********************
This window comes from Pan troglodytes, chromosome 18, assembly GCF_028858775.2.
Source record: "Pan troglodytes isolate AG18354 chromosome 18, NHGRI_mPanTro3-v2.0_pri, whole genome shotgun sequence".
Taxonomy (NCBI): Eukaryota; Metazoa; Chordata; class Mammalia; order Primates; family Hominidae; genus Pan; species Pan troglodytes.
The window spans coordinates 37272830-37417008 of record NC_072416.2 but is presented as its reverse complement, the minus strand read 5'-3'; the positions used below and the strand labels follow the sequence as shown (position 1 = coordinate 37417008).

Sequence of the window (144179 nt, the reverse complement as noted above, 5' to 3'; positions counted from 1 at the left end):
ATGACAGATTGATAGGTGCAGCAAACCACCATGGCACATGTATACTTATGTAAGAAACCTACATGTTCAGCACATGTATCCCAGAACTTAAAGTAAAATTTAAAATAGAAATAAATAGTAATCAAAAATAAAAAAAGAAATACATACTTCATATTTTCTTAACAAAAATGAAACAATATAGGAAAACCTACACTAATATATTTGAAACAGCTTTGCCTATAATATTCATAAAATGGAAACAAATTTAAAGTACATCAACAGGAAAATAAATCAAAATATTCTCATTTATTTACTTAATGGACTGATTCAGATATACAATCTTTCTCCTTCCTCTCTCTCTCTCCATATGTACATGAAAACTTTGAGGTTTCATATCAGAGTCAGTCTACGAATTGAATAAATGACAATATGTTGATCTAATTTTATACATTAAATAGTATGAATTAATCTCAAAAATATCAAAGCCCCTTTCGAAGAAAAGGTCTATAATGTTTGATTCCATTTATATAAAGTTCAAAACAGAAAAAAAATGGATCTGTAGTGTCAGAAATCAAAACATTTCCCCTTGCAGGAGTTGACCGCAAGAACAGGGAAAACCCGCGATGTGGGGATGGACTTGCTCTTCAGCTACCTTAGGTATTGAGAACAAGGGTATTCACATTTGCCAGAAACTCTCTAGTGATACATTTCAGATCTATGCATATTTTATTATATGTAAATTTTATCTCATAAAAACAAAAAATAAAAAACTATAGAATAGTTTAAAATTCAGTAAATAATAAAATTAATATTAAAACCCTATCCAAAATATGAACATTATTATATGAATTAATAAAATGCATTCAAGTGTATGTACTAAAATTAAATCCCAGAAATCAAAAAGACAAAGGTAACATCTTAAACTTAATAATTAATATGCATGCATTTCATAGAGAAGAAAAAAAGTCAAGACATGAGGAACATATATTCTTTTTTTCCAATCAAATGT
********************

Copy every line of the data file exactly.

This window comes from Pan troglodytes, chromosome 18, assembly GCF_028858775.2.
Source record: "Pan troglodytes isolate AG18354 chromosome 18, NHGRI_mPanTro3-v2.0_pri, whole genome shotgun sequence".
Taxonomy (NCBI): Eukaryota; Metazoa; Chordata; class Mammalia; order Primates; family Hominidae; genus Pan; species Pan troglodytes.
The window spans coordinates 37272830-37417008 of record NC_072416.2 but is presented as its reverse complement, the minus strand read 5'-3'; the positions used below and the strand labels follow the sequence as shown (position 1 = coordinate 37417008).

Sequence of the window (144179 nt, the reverse complement as noted above, 5' to 3'; positions counted from 1 at the left end):
ATGACAGATTGATAGGTGCAGCAAACCACCATGGCACATGTATACTTATGTAAGAAACCTACATGTTCAGCACATGTATCCCAGAACTTAAAGTAAAATTTAAAATAGAAATAAATAGTAATCAAAAATAAAAAAAGAAATACATACTTCATATTTTCTTAACAAAAATGAAACAATATAGGAAAACCTACACTAATATATTTGAAACAGCTTTGCCTATAATATTCATAAAATGGAAACAAATTTAAAGTACATCAACAGGAAAATAAATCAAAATATTCTCATTTATTTACTTAATGGACTGATTCAGATATACAATCTTTCTCCTTCCTCTCTCTCTCTCCATATGTACATGAAAACTTTGAGGTTTCATATCAGAGTCAGTCTACGAATTGAATAAATGACAATATGTTGATCTAATTTTATACATTAAATAGTATGAATTAATCTCAAAAATATCAAAGCCCCTTTCGAAGAAAAGGTCTATAATGTTTGATTCCATTTATATAAAGTTCAAAACAGAAAAAAAATGGATCTGTAGTGTCAGAAATCAAAACATTTCCCCTTGCAGGAGTTGACCGCAAGAACAGGGAAAACCCGCGATGTGGGGATGGACTTGCTCTTCAGCTACCTTAGGTATTGAGAACAAGGGTATTCACATTTGCCAGAAACTCTCTAGTGATACATTTCAGATCTATGCATATTTTATTATATGTAAATTTTATCTCATAAAAACAAAAAATAAAAAACTATAGAATAGTTTAAAATTCAGTAAATAATAAAATTAATATTAAAACCCTATCCAAAATATGAACATTATTATATGAATTAATAAAATGCATTCAAGTGTATGTACTAAAATTAAATCCCAGAAATCAAAAAGACAAAGGTAACATCTTAAACTTAATAATTAATATGCATGCATTTCATAGAGAAGAAAAAAAGTCAAGACATGAGGAACATATATTCTTTTTTTCCAATCAAATGT